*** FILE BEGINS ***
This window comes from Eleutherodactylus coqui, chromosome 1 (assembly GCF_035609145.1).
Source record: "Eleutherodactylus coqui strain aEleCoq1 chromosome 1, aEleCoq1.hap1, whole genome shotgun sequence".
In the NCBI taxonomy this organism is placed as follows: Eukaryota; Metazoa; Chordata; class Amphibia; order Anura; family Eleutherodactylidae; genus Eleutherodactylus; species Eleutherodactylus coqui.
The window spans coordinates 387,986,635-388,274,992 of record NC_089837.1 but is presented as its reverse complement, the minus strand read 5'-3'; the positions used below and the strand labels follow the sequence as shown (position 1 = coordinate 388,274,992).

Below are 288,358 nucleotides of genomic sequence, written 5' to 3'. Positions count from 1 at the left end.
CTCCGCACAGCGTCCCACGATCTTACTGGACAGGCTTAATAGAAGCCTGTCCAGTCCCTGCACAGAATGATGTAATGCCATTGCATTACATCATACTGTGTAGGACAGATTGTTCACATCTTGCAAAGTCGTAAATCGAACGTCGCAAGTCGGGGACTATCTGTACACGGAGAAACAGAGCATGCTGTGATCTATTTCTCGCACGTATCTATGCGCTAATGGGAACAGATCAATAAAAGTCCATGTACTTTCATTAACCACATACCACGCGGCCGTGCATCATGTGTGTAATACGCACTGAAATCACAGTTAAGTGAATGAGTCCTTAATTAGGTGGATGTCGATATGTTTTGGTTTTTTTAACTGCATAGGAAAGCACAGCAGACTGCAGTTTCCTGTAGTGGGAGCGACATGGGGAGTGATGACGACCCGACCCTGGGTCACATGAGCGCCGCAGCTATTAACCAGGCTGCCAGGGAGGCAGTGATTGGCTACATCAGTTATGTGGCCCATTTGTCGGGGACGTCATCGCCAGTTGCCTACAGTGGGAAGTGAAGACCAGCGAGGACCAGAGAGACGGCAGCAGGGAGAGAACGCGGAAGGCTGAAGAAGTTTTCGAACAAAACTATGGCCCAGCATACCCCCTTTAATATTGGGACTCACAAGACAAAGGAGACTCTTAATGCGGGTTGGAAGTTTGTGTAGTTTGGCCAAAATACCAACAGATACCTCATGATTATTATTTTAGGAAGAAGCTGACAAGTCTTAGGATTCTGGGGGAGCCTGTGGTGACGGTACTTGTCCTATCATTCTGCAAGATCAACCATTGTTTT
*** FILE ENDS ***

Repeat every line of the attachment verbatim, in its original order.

This window comes from Eleutherodactylus coqui, chromosome 1 (assembly GCF_035609145.1).
Source record: "Eleutherodactylus coqui strain aEleCoq1 chromosome 1, aEleCoq1.hap1, whole genome shotgun sequence".
In the NCBI taxonomy this organism is placed as follows: Eukaryota; Metazoa; Chordata; class Amphibia; order Anura; family Eleutherodactylidae; genus Eleutherodactylus; species Eleutherodactylus coqui.
The window spans coordinates 387,986,635-388,274,992 of record NC_089837.1 but is presented as its reverse complement, the minus strand read 5'-3'; the positions used below and the strand labels follow the sequence as shown (position 1 = coordinate 388,274,992).

Below are 288,358 nucleotides of genomic sequence, written 5' to 3'. Positions count from 1 at the left end.
CTCCGCACAGCGTCCCACGATCTTACTGGACAGGCTTAATAGAAGCCTGTCCAGTCCCTGCACAGAATGATGTAATGCCATTGCATTACATCATACTGTGTAGGACAGATTGTTCACATCTTGCAAAGTCGTAAATCGAACGTCGCAAGTCGGGGACTATCTGTACACGGAGAAACAGAGCATGCTGTGATCTATTTCTCGCACGTATCTATGCGCTAATGGGAACAGATCAATAAAAGTCCATGTACTTTCATTAACCACATACCACGCGGCCGTGCATCATGTGTGTAATACGCACTGAAATCACAGTTAAGTGAATGAGTCCTTAATTAGGTGGATGTCGATATGTTTTGGTTTTTTTAACTGCATAGGAAAGCACAGCAGACTGCAGTTTCCTGTAGTGGGAGCGACATGGGGAGTGATGACGACCCGACCCTGGGTCACATGAGCGCCGCAGCTATTAACCAGGCTGCCAGGGAGGCAGTGATTGGCTACATCAGTTATGTGGCCCATTTGTCGGGGACGTCATCGCCAGTTGCCTACAGTGGGAAGTGAAGACCAGCGAGGACCAGAGAGACGGCAGCAGGGAGAGAACGCGGAAGGCTGAAGAAGTTTTCGAACAAAACTATGGCCCAGCATACCCCCTTTAATATTGGGACTCACAAGACAAAGGAGACTCTTAATGCGGGTTGGAAGTTTGTGTAGTTTGGCCAAAATACCAACAGATACCTCATGATTATTATTTTAGGAAGAAGCTGACAAGTCTTAGGATTCTGGGGGAGCCTGTGGTGACGGTACTTGTCCTATCATTCTGCAAGATCAACCATTGTTTT